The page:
Thursday, December 7, 2017

How a Value-Added Tax (VAT) Works, and Why Governments—Except for the USA—Love It

We continue to mine T. R. Reid’s wonderful book studying tax systems in use around the world: A Fine Mess: A Global Quest for a Simpler, Fairer, and More Efficient Tax System.  The subject here will be the value-added tax or VAT with which most of us only become familiar when we travel overseas.  It seems the United States is one of the few countries that has chosen to not implement one.  Reid quotes a Professor Richard Bird of the University of Toronto to provide some perspective.

“Professor Bird, who has helped design tax regimes for numerous countries, told me that ‘a VAT, or its twin a GST [Goods and Services Tax], is an absolutely essential element of any tax structure today.  To set up a tax structure anywhere that didn’t include a VAT would be malpractice; it would be like creating a health-care system without hospitals.  That’s why every responsible Finance Ministry has used it.”

The VAT was created mainly to solve the problem of tax dodging by French businesses.  Is this something that the US should be concerned about?  You bet!  Kenneth Rogoff, in his book The Curse of Cash, provides us with some startling data.   One realizes that the tax authorities will target suspicious tax returns for an audit.  However, they can also target tax returns for an audit randomly in order to poll the economy to estimate the extent to which tax avoidance activities affect revenue.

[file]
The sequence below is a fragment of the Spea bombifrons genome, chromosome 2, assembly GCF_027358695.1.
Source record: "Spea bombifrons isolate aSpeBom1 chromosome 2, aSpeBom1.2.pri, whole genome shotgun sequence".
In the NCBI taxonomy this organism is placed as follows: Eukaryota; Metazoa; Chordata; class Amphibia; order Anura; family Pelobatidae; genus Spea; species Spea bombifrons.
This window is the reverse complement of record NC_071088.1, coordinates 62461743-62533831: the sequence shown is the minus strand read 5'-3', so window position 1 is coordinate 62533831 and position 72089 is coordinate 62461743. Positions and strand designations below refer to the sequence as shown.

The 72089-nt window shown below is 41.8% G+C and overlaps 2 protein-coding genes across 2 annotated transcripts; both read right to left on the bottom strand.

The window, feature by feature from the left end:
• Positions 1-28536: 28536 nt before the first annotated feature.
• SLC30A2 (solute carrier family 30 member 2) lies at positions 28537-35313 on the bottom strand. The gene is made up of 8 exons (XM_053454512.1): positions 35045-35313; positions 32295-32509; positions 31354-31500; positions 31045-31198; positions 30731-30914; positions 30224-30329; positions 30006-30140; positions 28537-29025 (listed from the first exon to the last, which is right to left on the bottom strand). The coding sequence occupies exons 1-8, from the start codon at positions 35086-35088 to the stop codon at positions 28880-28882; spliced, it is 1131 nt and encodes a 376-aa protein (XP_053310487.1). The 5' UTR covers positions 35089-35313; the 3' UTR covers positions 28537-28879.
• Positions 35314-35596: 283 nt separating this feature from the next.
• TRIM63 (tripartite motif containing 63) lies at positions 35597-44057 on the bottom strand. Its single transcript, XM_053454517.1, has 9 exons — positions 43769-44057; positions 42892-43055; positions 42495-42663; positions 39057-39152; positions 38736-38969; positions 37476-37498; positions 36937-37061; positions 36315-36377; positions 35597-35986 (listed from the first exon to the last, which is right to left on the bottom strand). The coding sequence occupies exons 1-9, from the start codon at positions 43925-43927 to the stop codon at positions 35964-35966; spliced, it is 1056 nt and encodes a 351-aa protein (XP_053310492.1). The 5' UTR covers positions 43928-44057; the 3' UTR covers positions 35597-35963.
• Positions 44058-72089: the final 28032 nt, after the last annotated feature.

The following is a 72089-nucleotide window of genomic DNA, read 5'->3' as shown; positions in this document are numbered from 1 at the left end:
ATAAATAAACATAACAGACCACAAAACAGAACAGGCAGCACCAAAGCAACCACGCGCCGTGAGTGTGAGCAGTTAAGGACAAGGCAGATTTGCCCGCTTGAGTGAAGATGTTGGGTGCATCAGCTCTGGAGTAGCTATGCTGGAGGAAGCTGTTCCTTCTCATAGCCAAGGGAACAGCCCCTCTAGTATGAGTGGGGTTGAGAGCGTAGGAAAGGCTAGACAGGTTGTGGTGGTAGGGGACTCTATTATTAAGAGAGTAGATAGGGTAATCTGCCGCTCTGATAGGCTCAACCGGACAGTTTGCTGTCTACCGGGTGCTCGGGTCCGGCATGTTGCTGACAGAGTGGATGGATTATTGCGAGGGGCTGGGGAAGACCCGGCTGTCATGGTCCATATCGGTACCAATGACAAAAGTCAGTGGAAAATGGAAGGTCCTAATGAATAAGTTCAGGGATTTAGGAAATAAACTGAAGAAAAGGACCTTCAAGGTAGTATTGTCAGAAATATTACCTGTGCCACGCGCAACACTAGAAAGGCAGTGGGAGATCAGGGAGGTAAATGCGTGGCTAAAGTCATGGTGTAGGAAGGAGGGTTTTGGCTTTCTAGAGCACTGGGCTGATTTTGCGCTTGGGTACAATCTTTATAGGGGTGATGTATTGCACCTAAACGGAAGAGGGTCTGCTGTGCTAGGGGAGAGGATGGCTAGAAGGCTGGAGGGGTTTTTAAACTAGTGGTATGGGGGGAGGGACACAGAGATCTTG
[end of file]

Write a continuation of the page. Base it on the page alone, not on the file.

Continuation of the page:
“The IRS has used these extensive audits, combined with an array of other information (e.g., investigations into high-income-earner tax shelters) to arrive at an overall estimate of unpaid taxes.  For 2006, the most recent year reported, the IRS found that the ‘tax gap’—the difference between taxes voluntarily paid and taxes due—was $450 billion.  This comprises tax evasion in many different sectors, including underreporting of business income, wage income, and rental income.”

“Of the $450 billion, the IRS expected to recover $65 billion, leaving a net tax gap of $385 billion.  Put differently, roughly 14% of estimated 2006 federal taxes, or 2.7% of 2006 GDP, will never be paid.”

One might suspect that this activity goes on at levels where cash is not the logical means of transaction, but that would be wrong.  It seems a staggering number of small businesses use cash transactions as a means of hiding income.

“By far the most important area of tax noncompliance comes from underreporting of business income by individuals who conduct a significant share of their transactions in cash.  The problem extends to individuals operating as partnerships or small corporations.  Overall, small business owners report less than half their income and account for 52% of the tax gap.”

And the problem is even worse when state and local taxes are included.  Rogoff states that state and local taxes provide revenue at a level of about two thirds of federal revenue.

“Most states have income taxes (where noncompliance is presumably similar to that for the federal income tax), as well as sales taxes, where the scale for noncompliance in cash transactions is enormous.”

Rogoff was focused on cash as a vehicle for committing crime, but the real problem is that there is no mechanism in place for providing tax collectors with a record off what transactions actually took place.

It was the Frenchman, Maurice Lauré, who took up the task of inventing a system whereby records would be generated and business participants would willingly report all of their transactions.  The beauty of the system he developed was that it created the incentive for businesses to obey the tax laws.